• Secret key: It's supposed to be secret. Don't share it with anyone.
  • Enable debugging: Leave this switched off unless you're developing or debugging Trosnoth.

"Running games" also has the following settings:

  • Name: The name of the arena. If you configure multiple arenas, this will be displayed to players to allow them to select which arena to connect to. (If you only have one arena, there is a link for setting up multiple arenas at the bottom of the "running games" page.)
  • Enabled: Whether or not this arena is enabled.
  • Game port: You shouldn't normally need to change this, but if you have multiple arenas you must provide a different port for each arena.
  • Current tournament: Groups matches together on the game records page. Currently the only way to create a tournament is by directly editing the database through the admin interface. (You can access the admin interface by the link at the top of the "configure server" page.)
  • Log profiling stats: Leave this switched off unless you're developing or debugging Trosnoth.

Camp setup

If you're setting up a server for Ɯbertweak, you may want to consider the following additional steps:

Simplify the login process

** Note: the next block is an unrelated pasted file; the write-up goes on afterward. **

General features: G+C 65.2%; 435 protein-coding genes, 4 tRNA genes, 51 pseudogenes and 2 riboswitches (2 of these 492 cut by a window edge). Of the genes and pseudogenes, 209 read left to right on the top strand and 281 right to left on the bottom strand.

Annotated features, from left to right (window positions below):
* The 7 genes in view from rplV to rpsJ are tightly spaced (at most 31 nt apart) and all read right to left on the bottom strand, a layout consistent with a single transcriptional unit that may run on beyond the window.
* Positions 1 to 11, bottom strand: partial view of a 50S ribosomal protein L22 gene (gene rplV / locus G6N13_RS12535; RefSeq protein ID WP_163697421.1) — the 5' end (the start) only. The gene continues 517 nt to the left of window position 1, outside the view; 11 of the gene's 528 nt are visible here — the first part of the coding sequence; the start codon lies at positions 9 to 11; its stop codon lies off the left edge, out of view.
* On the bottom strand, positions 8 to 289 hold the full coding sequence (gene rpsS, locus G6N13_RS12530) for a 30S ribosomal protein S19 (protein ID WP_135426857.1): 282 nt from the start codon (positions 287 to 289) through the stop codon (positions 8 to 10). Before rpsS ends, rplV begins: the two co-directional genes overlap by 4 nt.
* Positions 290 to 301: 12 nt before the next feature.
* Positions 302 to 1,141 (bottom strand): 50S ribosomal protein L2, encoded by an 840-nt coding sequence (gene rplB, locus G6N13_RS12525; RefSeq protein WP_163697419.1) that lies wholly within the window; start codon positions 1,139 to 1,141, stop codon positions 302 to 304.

Usually players have to create an account on a Trosnoth server and remember their username and password. On camp, campers are usually already logged into their computers using unique usernames, so we can instruct Trosnoth to just use the campers' computer login name.

To do this you will need to:

  1. Under "configure server" activate the option "Trust client usernames".
  2. On all client machines, create a file called policy.ini in the trosnoth directory (the directory that contains const.py and version.py). The policy.ini file must contain:
[privacy]
sendusername = 1

Configuring the elephant

If one of your camp leaders wears a plush elephant on his head, you might like to configure the server accordingly. You will need to:

  1. Change the elephant name under "configure server".
  2. Get the leader in question to create an account on the server (by running Trosnoth and connecting to the server).
  3. Go to "manage players" then type the leader's username and click "edit user".
  4. Tick the "owns elephant" box and save settings.

Running an internet server

If you want to make your Trosnoth server accessible on the internet, you will need to, at a minimum, forward the authentication port (defaults to 6787) and game port (defaults to 6789) through your firewall. These are both TCP ports. This step is necessary or players will not be able to connect to your server at all.

If you want players to be able to access the server's web interface over the internet, you will also need to:

  1. Set a web port for your server and forward it through your firewall.
  2. Add your public IP address or domain name to the "Allowed hosts" server setting.

Warning: simply following these steps will result in the web interface being accessible over HTTP which is insecure and is vulnerable to man-in-the-middle attacks. If you log in to the server website when it's set up in this way your login details could be stolen. To avoid this you could set up a reverse proxy to a secure address using a web server like Apache or nginx.

Updated